The morale of the West – and, thus, its capacity to morality under pressure, so then its economic vigor and geopolitical power – has throughout 2020 been assaulted on many fronts at once, more and more acutely. It is odd that things seem to have gone so badly in so many ways, all at the same time, and as it were in concert. The question naturally arises, whether that concert is orchestrated.
W. K. C. Guthrie (1906 – 1981), Orpheus and Greek Religion (1952): Guthrie, a Cambridge classicist, regards Orphism – taking its name from the legendary prophet-singer Orpheus – as the first religion to emphasize cosmogony and eschatology. For Guthrie, Orphism counts also as the first thematically moral religion. Guthrie argues that Hesiod adhered to the Orphic faith and he cites details of the Theogony to prove his case. Even more boldly Guthrie presents the thesis that cosmology, as distinct from cosmogony, derives from Orphic lore; he sees Plato’s Timaeus, for example, as an item in the genre of Orphic discourse. Indeed, Guthrie sees Plato as an Orphist. In Plato’s philosophy, after all, the seeker of wisdom wanders like an orphan in this punishing world. By dint of intellectual and moral askesis the wanderer might fulfill his obscure desire to go home. One of the etymologies would have it that the name Orpheus stems from orphanos, which English borrows from Greek via Latin, a derivation fitting itself rather closely with Guthrie’s thesis. Some stories tell that Orpheus hailed from Thrace, but Guthrie affirms his Hellenism. The Thracian connection seems to Guthrie a metaphor. Orphism differed so much from the reigning theologies of the archaic period that it struck people as having a distant provenance – in some accounts, a Hyperborean one. Orphism stands in tension with the Dionysus cult; and in the myth preserved by Ovid in his Metamorphoses, the Maenads murder Orpheus in a classic sparagmos. In the Imperial centuries, however, Orpheus and Dionysus seem to have merged, with the former’s irenic quality overwhelming the whole. Orpheus’ expertise on the lyre affiliates him with Apollo. Through that affiliation, Orpheus maintains his status as the first lyric poet and the first musician.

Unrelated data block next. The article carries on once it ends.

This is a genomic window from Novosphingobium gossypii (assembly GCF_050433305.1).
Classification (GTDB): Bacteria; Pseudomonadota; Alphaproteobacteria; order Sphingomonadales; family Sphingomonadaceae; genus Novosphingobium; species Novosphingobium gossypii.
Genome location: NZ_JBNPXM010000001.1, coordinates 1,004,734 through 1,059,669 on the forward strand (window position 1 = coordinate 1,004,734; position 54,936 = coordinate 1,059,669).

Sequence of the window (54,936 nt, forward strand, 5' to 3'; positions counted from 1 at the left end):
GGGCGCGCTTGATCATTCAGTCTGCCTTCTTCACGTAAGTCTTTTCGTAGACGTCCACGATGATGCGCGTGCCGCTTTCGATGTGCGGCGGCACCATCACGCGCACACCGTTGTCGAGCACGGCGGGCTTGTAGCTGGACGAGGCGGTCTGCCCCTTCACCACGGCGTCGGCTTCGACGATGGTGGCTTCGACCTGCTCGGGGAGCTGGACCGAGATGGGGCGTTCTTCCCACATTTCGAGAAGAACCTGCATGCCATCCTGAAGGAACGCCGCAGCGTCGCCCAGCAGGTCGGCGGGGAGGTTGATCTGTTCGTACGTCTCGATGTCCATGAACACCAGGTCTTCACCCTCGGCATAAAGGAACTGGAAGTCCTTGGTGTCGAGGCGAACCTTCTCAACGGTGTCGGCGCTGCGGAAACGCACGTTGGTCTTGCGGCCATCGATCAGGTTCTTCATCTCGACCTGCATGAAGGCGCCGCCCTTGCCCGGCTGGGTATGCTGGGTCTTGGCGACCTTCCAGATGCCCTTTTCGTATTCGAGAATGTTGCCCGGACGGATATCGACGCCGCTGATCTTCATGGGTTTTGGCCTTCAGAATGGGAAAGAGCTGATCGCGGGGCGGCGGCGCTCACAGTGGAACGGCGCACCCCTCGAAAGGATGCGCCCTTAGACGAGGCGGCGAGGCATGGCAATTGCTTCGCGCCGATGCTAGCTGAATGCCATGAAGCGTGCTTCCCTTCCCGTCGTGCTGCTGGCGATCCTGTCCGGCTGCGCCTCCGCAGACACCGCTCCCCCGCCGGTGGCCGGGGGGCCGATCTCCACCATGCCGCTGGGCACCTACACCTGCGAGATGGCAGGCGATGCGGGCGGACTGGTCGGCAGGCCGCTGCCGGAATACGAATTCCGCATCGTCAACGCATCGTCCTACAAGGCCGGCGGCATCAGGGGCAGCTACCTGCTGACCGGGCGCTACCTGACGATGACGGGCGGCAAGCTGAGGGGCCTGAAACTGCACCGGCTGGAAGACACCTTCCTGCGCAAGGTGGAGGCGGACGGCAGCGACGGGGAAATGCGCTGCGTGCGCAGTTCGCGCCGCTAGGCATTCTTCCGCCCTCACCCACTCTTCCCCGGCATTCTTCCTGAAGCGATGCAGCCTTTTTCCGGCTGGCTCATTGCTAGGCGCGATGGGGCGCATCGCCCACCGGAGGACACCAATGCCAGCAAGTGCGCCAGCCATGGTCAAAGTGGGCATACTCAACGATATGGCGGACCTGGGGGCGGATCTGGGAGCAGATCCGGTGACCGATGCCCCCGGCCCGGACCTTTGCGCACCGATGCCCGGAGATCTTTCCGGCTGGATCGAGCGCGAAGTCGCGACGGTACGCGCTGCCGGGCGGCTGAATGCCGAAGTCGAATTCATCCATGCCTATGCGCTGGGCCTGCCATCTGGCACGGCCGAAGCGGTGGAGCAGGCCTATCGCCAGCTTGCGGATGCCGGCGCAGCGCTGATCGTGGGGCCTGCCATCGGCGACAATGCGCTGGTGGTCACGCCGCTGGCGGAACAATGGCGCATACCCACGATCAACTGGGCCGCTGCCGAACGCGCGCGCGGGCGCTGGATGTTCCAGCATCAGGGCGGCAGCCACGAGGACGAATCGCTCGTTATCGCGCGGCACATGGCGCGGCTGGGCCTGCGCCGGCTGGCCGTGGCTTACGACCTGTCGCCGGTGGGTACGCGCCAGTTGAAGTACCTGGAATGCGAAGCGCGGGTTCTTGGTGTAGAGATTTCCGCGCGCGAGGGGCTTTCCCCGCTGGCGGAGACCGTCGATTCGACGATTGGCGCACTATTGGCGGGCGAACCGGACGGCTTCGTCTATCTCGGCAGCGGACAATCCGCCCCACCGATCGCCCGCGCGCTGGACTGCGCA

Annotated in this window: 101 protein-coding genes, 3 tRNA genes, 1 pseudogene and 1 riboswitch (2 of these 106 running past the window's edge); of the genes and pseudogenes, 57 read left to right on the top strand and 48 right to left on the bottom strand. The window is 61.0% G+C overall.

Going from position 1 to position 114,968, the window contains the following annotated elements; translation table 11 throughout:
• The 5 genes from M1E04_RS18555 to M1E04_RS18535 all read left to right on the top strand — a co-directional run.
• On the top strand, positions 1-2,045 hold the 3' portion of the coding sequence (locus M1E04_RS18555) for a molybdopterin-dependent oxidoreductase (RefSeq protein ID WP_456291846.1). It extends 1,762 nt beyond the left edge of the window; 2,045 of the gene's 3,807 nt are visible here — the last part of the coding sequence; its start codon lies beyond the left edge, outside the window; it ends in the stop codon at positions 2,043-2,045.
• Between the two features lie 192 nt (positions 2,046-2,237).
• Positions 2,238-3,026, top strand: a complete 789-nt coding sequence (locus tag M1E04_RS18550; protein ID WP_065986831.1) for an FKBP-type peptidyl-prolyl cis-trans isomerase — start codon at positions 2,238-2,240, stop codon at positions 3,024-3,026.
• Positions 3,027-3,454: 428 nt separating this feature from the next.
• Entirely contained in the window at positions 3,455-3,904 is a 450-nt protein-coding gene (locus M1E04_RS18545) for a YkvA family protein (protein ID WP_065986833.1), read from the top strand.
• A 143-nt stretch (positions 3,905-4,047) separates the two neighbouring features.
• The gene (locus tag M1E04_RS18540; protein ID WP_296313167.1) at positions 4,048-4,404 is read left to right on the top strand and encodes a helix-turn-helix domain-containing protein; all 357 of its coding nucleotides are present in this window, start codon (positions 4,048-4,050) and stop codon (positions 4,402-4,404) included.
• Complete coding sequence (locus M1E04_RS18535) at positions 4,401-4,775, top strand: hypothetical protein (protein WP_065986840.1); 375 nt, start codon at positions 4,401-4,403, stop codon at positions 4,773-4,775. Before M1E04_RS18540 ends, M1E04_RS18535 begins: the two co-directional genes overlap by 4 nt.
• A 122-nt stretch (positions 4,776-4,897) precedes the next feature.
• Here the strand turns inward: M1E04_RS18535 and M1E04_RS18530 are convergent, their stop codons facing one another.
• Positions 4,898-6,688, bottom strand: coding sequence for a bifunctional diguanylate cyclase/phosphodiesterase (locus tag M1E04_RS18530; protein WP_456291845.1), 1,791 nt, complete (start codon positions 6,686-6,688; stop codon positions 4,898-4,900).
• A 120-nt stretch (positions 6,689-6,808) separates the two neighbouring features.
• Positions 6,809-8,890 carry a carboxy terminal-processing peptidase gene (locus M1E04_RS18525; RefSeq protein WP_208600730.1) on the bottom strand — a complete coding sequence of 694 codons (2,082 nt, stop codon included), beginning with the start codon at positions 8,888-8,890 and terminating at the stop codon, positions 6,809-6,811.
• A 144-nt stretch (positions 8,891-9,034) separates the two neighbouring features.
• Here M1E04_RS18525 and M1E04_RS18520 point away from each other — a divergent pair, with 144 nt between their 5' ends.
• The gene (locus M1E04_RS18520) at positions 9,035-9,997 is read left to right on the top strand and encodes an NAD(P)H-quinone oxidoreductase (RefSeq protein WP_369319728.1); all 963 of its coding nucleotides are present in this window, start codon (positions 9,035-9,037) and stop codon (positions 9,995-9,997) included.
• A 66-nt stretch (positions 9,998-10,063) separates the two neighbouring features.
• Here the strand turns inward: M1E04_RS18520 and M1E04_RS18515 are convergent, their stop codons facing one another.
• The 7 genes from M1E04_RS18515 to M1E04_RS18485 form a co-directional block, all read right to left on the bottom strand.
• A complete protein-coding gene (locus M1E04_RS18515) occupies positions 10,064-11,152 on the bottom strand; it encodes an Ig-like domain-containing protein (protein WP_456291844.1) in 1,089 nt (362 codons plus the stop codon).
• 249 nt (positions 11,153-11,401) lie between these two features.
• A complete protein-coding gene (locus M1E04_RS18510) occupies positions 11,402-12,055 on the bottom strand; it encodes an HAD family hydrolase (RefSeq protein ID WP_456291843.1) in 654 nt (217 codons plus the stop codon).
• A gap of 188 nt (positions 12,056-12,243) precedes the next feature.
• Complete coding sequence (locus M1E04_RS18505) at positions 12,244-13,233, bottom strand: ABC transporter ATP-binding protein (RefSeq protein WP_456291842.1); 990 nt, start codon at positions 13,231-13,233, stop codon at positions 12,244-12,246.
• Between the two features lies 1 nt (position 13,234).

The covid pandemic is mostly a Boomer thing. The Chinese Flu kills a tiny percentage of people younger than the Boomers. Like every other medical difficulty, it kills rather more of their parents than it does of Boomers. Only the Boomers and their parents then are much at risk from the disease. Their parents are no longer much able to sway either public discourse or public policy. The Boomers are in charge. So the panic about covid, and the policies implemented in respect thereto, are mostly the result of Boomers worried about themselves. They have shown themselves – in the person of such governors as Cuomo – totally willing to throw the generation of their parents under the bus. Because, hey, those guys were going to die soon anyway. They have also shown themselves utterly indifferent to the manifold catastrophe their disastrous policy responses to the disease have inflicted upon all younger generations.
As with every other thing they have touched, the Boomers have ruined public health by ruining civil society.
Pray to the Saints in Purgatory for the Spirit of America; for her life as lived in us her children.